Cable release or remote – This will help you trigger the shutter while not touching the camera and tripod which causes shaking. An alternative I use is the timer function, so when I click the shutter, it will wait X amount of seconds before the shutter opens.
Second, Your camera will perform best on manual. Shoot RAW for the greatest flexibility. We left white balance in auto, but others liked how Tungsten came out. To start I,
Set my lens to its widest (lowest number) and focus to infinity.
Set my ISO to 1600
Set my time to 15 seconds
Set timer to 2-5 seconds.
Now you set up your feedback system. Look at the results you are getting and start adjusting the settings as you need. If you dark, increase your ISO and/or time. If too bright decrease.
Third you need to find aurora. Even during the best time, the Northern Lights are fickle and will display when in the mood. You can ask around and look at local web sites for information on best place to hunting. There are sites you can visit or sign up for that will give you notification when something is about to happen.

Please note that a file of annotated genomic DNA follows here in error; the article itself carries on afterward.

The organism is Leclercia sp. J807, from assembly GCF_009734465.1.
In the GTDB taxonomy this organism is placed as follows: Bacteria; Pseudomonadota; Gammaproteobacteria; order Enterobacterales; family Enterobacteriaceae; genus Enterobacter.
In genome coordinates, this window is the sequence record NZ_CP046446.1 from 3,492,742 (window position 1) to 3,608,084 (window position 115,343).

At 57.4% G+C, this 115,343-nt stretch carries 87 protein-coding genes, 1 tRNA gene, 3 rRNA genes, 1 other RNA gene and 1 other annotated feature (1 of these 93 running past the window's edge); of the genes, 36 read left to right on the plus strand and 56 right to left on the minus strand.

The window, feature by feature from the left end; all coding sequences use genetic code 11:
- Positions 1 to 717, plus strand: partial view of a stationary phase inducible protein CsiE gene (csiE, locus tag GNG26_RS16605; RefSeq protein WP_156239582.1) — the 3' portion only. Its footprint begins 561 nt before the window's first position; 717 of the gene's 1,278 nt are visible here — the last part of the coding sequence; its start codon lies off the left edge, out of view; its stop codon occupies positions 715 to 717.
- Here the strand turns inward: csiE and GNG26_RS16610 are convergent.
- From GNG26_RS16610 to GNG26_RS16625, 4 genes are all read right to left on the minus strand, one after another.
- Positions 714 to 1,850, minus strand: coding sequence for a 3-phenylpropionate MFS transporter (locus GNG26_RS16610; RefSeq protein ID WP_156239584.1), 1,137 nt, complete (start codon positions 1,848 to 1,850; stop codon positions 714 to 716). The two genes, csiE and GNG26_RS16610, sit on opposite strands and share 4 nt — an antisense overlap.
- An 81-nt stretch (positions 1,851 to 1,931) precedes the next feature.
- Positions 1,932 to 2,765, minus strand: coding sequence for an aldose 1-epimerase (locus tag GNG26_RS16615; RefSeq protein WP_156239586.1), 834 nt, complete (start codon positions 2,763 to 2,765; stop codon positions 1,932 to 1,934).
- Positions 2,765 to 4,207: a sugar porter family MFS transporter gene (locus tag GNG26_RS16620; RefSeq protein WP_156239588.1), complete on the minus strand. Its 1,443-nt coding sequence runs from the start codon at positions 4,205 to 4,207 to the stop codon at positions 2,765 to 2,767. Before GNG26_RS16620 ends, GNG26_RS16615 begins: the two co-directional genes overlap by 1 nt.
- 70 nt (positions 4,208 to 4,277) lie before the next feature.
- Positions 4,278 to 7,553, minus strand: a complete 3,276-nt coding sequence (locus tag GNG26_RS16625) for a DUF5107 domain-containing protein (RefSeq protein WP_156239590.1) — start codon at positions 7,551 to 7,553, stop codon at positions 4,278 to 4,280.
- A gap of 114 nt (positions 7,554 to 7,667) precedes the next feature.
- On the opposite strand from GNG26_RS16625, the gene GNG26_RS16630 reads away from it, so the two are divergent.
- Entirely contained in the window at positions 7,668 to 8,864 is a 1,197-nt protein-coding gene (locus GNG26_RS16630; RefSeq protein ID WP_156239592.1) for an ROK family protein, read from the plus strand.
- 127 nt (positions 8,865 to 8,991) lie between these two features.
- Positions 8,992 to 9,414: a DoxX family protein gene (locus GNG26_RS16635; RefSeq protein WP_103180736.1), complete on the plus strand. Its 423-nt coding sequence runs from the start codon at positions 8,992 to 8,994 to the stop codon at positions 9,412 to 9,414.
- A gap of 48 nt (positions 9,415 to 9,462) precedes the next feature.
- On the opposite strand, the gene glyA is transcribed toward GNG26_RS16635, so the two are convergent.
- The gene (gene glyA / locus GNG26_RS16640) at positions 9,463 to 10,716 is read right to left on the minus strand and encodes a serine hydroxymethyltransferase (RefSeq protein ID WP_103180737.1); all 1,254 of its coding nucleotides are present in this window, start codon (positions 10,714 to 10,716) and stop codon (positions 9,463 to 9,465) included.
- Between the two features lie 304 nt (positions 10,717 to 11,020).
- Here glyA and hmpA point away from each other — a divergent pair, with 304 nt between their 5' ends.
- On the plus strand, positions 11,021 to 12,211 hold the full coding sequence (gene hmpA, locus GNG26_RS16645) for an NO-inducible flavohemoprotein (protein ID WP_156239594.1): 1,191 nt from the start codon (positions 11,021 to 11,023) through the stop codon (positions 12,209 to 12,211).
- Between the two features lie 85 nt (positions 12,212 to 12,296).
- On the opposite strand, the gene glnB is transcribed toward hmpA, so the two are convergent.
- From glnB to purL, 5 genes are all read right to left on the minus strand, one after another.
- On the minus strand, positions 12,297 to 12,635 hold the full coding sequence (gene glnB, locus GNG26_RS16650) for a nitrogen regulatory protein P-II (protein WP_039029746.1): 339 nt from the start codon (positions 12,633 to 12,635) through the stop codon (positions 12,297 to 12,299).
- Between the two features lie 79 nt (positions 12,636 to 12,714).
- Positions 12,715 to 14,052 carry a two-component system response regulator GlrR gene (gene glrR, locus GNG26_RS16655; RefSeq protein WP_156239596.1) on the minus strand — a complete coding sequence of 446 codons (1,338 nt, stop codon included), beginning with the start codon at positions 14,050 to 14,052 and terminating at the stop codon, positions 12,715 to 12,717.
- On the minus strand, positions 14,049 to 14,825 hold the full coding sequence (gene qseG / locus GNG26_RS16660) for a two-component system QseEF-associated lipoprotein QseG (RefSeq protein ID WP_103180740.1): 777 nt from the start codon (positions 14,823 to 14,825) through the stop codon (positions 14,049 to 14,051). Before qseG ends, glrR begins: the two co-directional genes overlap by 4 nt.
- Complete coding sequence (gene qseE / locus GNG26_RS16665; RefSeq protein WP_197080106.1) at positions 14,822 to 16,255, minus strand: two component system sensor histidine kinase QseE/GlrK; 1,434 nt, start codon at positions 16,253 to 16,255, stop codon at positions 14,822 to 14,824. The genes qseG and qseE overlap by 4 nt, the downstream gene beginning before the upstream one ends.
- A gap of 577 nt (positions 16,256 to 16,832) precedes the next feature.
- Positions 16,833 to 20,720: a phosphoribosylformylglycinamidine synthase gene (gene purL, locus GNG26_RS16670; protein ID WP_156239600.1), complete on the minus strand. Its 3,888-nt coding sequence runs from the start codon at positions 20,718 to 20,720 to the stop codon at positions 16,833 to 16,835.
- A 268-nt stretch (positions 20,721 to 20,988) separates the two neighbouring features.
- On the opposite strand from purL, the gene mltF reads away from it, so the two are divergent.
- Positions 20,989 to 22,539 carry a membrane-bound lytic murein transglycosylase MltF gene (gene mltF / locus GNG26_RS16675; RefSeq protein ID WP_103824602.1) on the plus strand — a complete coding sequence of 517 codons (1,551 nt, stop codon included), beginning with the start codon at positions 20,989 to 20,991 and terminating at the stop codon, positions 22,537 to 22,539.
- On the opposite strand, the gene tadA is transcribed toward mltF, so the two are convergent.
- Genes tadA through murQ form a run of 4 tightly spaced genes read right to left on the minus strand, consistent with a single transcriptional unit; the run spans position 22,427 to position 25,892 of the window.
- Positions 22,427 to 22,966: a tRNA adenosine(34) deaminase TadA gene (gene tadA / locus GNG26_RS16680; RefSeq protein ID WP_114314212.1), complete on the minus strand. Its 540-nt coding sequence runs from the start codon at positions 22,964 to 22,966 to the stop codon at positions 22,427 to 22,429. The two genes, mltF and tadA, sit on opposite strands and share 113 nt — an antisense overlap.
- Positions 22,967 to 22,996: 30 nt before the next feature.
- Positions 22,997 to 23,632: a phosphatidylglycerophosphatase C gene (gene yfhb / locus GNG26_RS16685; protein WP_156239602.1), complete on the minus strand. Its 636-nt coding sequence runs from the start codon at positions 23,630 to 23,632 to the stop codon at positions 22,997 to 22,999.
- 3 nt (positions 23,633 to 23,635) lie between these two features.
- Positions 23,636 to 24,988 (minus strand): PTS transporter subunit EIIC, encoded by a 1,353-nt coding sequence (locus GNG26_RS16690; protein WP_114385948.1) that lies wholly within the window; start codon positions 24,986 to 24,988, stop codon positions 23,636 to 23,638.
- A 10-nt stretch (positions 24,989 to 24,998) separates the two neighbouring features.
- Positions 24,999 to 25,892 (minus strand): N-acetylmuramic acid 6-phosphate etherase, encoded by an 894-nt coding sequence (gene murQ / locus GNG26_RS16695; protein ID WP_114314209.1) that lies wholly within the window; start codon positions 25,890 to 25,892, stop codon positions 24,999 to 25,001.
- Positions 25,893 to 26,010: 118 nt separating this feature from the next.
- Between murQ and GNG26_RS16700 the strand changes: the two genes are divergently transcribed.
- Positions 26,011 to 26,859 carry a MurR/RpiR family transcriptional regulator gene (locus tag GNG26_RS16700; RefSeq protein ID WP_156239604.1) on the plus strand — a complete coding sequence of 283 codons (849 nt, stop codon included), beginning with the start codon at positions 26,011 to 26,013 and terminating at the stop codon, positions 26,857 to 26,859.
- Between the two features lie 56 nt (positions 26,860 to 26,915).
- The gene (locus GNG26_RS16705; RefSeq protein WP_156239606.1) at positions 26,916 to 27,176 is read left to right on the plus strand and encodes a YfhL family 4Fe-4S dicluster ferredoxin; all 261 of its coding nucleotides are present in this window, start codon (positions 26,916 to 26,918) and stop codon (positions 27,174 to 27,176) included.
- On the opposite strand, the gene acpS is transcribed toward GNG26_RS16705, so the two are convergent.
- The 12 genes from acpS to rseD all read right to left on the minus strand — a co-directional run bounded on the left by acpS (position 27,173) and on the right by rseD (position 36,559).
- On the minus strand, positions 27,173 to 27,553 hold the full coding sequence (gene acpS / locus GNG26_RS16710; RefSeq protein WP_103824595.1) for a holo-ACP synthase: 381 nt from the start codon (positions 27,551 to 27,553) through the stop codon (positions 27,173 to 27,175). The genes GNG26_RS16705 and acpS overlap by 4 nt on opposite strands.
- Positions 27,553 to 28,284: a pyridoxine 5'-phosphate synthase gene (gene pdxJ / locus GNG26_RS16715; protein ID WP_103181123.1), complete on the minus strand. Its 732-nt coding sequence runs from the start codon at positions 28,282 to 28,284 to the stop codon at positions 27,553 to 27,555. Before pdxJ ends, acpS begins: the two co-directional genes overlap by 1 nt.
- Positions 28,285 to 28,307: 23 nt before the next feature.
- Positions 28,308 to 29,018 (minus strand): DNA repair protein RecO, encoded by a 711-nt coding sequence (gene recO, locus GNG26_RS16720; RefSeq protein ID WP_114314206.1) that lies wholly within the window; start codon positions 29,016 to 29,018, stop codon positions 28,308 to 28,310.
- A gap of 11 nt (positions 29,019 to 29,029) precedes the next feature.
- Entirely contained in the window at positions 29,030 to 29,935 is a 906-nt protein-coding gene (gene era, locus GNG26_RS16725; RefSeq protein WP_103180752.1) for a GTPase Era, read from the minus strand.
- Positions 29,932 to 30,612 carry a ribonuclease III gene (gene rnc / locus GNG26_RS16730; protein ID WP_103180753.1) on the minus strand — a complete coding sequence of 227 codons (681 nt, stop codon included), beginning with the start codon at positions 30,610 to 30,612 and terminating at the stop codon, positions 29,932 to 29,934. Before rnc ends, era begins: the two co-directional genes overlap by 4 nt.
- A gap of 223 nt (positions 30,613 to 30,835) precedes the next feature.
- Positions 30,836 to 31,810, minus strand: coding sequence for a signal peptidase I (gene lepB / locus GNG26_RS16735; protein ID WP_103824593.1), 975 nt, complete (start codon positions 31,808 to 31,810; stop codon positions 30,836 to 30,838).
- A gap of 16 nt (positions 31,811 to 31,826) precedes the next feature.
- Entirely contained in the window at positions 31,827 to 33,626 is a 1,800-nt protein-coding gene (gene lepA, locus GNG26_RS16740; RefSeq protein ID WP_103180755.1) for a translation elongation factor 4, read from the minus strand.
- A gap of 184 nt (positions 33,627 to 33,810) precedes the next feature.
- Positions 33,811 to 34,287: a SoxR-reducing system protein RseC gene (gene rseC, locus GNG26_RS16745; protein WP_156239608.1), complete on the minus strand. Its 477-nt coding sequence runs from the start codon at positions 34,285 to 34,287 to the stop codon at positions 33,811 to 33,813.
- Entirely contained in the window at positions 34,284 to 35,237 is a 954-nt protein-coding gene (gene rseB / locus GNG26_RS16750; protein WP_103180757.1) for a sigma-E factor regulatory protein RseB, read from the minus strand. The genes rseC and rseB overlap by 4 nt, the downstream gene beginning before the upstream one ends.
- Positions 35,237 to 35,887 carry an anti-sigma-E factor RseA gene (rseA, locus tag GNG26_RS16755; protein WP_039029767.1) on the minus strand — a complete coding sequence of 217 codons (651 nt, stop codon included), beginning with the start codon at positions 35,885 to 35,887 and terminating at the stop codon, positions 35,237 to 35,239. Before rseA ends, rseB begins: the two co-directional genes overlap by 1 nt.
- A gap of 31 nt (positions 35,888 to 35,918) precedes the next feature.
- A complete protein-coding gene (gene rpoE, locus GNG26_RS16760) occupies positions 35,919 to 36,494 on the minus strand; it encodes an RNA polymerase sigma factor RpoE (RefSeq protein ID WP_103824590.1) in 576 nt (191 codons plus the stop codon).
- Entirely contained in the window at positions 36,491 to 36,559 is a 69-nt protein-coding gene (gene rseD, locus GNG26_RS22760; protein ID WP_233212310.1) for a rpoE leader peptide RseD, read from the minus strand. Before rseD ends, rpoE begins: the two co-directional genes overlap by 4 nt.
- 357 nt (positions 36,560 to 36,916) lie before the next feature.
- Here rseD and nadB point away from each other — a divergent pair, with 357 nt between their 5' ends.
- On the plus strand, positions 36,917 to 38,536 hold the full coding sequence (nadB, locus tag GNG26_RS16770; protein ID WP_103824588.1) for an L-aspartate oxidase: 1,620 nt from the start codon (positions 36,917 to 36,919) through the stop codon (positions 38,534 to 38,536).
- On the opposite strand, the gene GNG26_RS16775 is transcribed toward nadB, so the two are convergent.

Tonight the Aurora Borealis danced the night away. You can see more images as I get them done using the below link to the gallery. First attempt at light painting on Tuesday. The aurora was breathtaking. Location: 61°28’35.6″N 149°09’47.2″W. Please feel free to visit our gallery.
It was a cold, low Kp nite with bright moonlight and clouds making it just a peachy time. The humor and hard work of Adam and the group gave us a greater understanding of our camera’s capabilities and functionality. While we still can’t say we actually saw the Aurora Borealis, we did capture some shots. Remember it was pitch black, and only one young gal said she could actually see it with her eyes.
Thank you Aurora Notifications for your hard work and letting us know about the class. @AuroraNotify. @Canon @Nikon #EOS